Are you a coach that wants to be on the “cutting-edge” of the sport and learn from the best in the world!

Get full access to the School of Thought Clinic – “the BEST Swim Coaches Clinic” out there.

In addition to all the videos, when you purchase access to the School of Thought Clinic you’ll also get an invitation to the private Facebook group for only coaches that have attended or have access to the School of Thought Clinic to keep the conversations going about what they’re learning and how they’re implementing it into their programs.

LEARN MORE – SCHOOL OF THOUGHT CLINIC

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Courtesy of Ritter Sports Performance, a SwimSwam partner. 

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JussiBjoerling

Hmmm, I am afraid Dr Rushall was not invited to this one.

Wondering

Perhaps the conference focused on distances greater than 50 meters?

Adrian

please tell that to 90% of the top sprinters of today and yesterday. I personally coached Mackevoy as a Jnr I can tell you he was from a high volume program. Popov is famous for his 3000m Time trials.

Insider

Well, when you think that Olbrecht was the consultant to swimmers like Hoogenband, Inge de Bruin (sorry if misspelled), Ranomi Kromowidjojo, Marleen Veldhuis and most recently Peter Timmers and Ferry Witerman… it goes from 50 to 10K of extremely successful swimmers…..

Chestrockwell

I thought garbage yardage was defined by “excessive swimming beyond what would be needed to spark adaptation.” Or is that just my definition?

Brad Flood

Ditto on that Chest! There are at least two of us with that understanding. The key phrase being “…beyond what would be needed to spark adaptation.”

I always held a mini exercise physiology lecture with my teams at the beginning of the season, discussing metabolism, energy systems, adaptation, etc.. At the end of the period, I would make this statement:

“From this point forward, if we give you a set to do, that cannot be justified by what we have discussed today, you do not have to do it.”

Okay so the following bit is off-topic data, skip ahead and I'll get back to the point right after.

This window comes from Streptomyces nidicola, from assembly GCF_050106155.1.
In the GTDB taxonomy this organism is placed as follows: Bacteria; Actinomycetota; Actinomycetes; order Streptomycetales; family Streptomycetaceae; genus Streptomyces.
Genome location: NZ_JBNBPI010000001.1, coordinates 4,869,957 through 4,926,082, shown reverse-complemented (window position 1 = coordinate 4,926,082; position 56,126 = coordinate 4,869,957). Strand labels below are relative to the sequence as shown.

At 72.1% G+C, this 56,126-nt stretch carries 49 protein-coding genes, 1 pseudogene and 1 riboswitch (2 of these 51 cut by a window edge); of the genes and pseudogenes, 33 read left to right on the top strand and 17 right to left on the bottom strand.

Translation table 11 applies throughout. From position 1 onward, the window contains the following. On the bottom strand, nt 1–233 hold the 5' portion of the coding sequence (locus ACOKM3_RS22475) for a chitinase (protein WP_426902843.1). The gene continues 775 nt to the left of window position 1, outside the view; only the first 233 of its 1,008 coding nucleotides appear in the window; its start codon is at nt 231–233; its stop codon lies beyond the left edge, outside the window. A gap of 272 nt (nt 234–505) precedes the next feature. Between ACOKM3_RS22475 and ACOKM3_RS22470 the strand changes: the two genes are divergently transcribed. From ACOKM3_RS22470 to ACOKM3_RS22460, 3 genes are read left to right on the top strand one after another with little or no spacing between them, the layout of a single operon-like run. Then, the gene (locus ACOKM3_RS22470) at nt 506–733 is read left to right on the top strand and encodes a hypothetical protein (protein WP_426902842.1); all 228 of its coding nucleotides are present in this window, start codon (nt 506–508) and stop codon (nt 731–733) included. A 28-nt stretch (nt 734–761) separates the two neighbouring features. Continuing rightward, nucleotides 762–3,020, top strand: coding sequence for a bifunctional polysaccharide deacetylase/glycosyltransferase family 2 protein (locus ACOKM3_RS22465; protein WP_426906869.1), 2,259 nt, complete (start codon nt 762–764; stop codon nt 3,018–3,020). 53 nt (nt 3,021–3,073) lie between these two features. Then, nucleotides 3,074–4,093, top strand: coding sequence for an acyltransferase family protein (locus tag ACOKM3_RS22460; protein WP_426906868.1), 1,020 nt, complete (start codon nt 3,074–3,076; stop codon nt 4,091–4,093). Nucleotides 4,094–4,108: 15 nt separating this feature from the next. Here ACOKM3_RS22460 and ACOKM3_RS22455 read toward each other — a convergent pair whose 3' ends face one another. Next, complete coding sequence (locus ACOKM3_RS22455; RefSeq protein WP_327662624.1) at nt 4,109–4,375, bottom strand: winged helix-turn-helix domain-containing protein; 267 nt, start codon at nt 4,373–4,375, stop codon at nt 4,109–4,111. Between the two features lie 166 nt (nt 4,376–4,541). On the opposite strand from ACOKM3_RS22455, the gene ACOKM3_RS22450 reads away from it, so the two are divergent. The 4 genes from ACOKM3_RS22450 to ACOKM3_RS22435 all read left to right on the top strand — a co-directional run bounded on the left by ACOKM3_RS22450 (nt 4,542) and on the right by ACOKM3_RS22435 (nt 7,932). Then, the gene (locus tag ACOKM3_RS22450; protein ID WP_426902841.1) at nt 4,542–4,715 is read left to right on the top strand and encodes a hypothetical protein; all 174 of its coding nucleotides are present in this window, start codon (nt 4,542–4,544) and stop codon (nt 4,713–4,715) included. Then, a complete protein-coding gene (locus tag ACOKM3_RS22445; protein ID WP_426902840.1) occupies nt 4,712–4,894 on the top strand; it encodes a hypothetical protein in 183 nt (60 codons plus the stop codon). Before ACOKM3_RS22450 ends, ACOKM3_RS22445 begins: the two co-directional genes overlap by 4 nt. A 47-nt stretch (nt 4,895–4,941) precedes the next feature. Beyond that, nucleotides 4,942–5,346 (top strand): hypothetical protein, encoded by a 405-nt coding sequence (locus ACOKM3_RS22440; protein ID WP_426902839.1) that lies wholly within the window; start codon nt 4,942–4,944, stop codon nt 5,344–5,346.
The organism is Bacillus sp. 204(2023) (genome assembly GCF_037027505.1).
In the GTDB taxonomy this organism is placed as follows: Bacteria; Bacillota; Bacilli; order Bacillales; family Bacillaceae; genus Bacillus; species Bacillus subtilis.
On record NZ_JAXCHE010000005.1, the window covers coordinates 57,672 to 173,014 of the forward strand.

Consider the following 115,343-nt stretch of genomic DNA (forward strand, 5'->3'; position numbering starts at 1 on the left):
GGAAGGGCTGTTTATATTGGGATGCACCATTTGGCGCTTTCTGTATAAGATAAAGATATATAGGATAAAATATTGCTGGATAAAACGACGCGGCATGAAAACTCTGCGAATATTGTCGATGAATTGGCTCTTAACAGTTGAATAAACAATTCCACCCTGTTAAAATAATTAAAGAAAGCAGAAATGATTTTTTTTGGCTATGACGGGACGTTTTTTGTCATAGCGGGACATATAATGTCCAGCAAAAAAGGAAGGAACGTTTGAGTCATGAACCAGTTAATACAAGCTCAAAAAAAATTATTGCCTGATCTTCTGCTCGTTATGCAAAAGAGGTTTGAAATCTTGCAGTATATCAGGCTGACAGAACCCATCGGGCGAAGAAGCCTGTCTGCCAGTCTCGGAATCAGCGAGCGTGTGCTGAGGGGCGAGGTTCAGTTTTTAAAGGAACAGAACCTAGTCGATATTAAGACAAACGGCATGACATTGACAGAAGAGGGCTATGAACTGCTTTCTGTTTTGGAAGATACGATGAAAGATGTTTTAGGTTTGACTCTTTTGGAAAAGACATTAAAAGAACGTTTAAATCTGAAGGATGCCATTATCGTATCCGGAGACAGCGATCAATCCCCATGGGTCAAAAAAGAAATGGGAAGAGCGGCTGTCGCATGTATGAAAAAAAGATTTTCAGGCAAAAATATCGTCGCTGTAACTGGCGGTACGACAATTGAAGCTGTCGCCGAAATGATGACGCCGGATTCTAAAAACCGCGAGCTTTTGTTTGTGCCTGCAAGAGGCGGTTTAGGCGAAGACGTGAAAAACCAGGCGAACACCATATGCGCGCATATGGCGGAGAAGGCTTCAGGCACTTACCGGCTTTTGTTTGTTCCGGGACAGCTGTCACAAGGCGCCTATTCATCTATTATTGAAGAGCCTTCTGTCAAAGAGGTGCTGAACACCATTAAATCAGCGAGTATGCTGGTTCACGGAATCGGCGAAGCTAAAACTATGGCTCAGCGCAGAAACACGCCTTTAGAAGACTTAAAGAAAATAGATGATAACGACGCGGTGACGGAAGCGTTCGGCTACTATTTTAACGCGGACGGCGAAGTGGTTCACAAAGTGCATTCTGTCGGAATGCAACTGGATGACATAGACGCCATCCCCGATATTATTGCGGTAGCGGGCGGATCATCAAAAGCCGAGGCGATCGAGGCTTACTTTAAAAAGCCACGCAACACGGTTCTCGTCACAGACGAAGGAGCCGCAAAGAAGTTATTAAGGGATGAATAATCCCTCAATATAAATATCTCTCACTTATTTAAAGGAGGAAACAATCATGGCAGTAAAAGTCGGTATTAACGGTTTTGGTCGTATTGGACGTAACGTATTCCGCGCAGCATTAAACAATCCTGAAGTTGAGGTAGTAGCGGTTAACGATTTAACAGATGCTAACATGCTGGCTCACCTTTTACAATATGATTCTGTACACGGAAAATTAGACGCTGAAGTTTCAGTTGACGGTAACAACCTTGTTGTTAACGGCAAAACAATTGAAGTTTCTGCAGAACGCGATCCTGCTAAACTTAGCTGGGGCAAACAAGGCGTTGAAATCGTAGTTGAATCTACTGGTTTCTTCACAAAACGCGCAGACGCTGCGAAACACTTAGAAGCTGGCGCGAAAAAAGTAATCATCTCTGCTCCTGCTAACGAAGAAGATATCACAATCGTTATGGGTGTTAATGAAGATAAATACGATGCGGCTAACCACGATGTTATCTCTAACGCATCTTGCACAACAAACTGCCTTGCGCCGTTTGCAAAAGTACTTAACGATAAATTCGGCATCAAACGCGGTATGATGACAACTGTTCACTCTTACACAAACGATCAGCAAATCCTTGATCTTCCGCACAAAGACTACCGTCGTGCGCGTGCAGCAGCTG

It’s not the yardage you log that is important, it is what you do within that yardage that is important.

Brad Flood

Apologies for the double post. My VPN sometimes messes with my entries, even to the point of having them disappear into the information superhighway great beyond!

Brad Flood

Ditto on that Chest! There are at least two of us with that understanding. The key phrase being “…beyond what would be needed to spark adaptation.”

I always held a mini exercise physiology lecture with my teams at the beginning of the season, discussing metabolism, energy systems, adaptation, etc.. At the end of the period, I would make the statement:

“From this point forward, if a coach gives you work to do, that cannot be justified by what we have discussed today, you do not have to do it.”

It’s not the yardage you log that is important, it is what you do within that yardage that is important.

Fly100

I cannot stand the overuse or lack of understanding of that phrase. What if you trained a season with very heavy volume to get the background needed for future success.? Just my opinion.

Brad Flood

If the “heavy volume” is designed for, and has the purpose of providing impetus for adaption, then it is not garbage yardage. Volume, for the sake of volume (or coaching braggadocio in the coaches hospitality room at meets) is garbage yardage.

Alex

I believe that’s exactly what a quad plan is. Which is why most Olympians don’t swim fast the year after an Olympics. As for age groupers that’s what 10-14 years old is for.

Kathy

Most Olympians don’t swim fast the year after the Olympics due to LACK of training or LONG breaks (well deserved), it’s not because they are busy doing garbage yardage or very high volume.